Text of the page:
Structured training is, of course, still an essential part of dog training, and
the form of involuntary training that I've just spelled out does not in any
way replace the need for such structure.
Here are what we regard to be the key concepts to successful training,
and a short description of each:
Perhaps the most important aspect of building a successful relationship
with your dog will be your rapport with him. If you make your dog into a
close friend by doing such things as talking to him, playing with him, and
taking him for long walks, he will be much more responsive and attentive
when you are training him.
Spending QUALITY TIME with your dog is the key.
Delivering consistent messages to your dog will help him to view his world
as black and white rather than various shades of grey. By consistent
messages, I mean the commands that you decide to use to train, praise,
and reprimand your dog should always be the same.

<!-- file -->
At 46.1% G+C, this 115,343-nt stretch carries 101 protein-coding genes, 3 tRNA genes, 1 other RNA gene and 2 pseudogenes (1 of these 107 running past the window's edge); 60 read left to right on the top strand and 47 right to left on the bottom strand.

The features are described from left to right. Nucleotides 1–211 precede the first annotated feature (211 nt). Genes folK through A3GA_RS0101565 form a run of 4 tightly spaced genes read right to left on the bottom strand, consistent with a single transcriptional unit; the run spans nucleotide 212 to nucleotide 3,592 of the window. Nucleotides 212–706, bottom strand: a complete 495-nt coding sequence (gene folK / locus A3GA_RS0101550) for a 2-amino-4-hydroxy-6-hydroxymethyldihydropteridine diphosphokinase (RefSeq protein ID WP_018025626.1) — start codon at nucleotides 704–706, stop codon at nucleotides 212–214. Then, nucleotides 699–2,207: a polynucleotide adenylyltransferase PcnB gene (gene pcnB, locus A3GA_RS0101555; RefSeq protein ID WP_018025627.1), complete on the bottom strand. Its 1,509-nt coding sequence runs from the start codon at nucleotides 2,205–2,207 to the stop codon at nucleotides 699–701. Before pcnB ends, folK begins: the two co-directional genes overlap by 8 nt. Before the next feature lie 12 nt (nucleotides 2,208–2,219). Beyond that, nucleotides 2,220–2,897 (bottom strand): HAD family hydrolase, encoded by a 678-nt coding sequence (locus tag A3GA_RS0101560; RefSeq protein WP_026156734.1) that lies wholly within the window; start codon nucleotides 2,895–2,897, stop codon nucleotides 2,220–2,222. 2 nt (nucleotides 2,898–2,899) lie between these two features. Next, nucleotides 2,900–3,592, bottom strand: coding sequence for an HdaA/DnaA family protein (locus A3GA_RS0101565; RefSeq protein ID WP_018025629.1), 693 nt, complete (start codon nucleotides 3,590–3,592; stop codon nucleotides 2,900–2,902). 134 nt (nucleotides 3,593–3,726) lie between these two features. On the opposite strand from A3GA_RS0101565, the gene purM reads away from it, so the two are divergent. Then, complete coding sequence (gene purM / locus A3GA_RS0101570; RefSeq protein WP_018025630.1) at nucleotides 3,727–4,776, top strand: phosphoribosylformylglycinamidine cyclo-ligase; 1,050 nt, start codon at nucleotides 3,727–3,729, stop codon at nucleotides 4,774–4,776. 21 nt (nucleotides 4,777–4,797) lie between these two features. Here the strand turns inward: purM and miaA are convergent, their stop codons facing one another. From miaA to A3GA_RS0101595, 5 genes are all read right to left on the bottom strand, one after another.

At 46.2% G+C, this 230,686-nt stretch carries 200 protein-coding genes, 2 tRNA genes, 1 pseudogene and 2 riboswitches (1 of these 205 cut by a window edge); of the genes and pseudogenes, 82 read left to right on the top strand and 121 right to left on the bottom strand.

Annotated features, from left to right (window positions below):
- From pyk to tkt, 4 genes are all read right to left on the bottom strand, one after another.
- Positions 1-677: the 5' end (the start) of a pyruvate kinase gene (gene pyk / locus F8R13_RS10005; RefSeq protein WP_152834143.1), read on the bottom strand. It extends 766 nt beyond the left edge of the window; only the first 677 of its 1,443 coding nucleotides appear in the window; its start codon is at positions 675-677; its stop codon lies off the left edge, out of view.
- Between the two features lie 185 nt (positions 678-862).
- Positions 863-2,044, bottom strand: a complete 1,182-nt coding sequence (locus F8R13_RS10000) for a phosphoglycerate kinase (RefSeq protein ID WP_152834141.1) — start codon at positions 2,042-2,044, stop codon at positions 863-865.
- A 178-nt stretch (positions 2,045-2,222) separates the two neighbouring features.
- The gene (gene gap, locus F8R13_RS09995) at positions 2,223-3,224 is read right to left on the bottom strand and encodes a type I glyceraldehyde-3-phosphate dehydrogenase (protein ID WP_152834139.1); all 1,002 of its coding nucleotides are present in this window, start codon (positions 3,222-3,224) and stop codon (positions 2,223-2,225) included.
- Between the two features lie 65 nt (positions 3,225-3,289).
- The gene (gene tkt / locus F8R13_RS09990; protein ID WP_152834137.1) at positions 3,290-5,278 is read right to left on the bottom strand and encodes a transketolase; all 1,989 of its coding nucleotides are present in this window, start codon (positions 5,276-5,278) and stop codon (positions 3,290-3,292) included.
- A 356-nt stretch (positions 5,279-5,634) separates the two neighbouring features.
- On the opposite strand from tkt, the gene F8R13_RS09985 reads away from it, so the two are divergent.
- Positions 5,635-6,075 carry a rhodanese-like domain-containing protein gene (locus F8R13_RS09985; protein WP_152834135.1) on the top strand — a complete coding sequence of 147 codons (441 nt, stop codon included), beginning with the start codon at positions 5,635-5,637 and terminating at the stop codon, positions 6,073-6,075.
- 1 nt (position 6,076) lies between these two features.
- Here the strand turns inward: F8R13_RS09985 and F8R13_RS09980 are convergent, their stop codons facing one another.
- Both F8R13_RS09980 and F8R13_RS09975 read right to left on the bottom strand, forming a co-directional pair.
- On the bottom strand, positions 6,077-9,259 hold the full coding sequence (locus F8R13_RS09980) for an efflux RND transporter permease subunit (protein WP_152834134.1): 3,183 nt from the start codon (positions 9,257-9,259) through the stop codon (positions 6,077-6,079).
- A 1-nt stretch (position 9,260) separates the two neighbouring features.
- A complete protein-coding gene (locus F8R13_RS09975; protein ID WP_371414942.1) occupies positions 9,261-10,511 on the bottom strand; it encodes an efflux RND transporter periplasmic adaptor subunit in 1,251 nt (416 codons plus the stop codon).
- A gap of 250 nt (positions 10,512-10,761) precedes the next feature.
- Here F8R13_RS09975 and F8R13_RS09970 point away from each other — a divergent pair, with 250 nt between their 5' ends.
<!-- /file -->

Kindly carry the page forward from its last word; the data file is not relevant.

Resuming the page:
It is important that all members of the family are aware of this and use the
same commands themselves, as you would not want to undermine the
hard work that you have put in to training the dog by having other people
By timing I mean the amount of time that passes between your dog's
action (or inaction) and corresponding praise (or reprimand). This time
should be no more than two to three seconds. If the time is any longer, the
chances are your dog will not associate your words with his actions.
Do not fall into the trap of calling your dog to you to reprimand him. As
mentioned above, by the time he gets to you he has long forgotten what
he has done wrong and now thinks that you are telling him off for coming
to you! Always praise your dog when he comes to you.
Dogs are creatures of habit and learn by repetition. It will take several
repetitive training sessions for your dog to get the response you require
implanted into his brain and for the action to become automatic.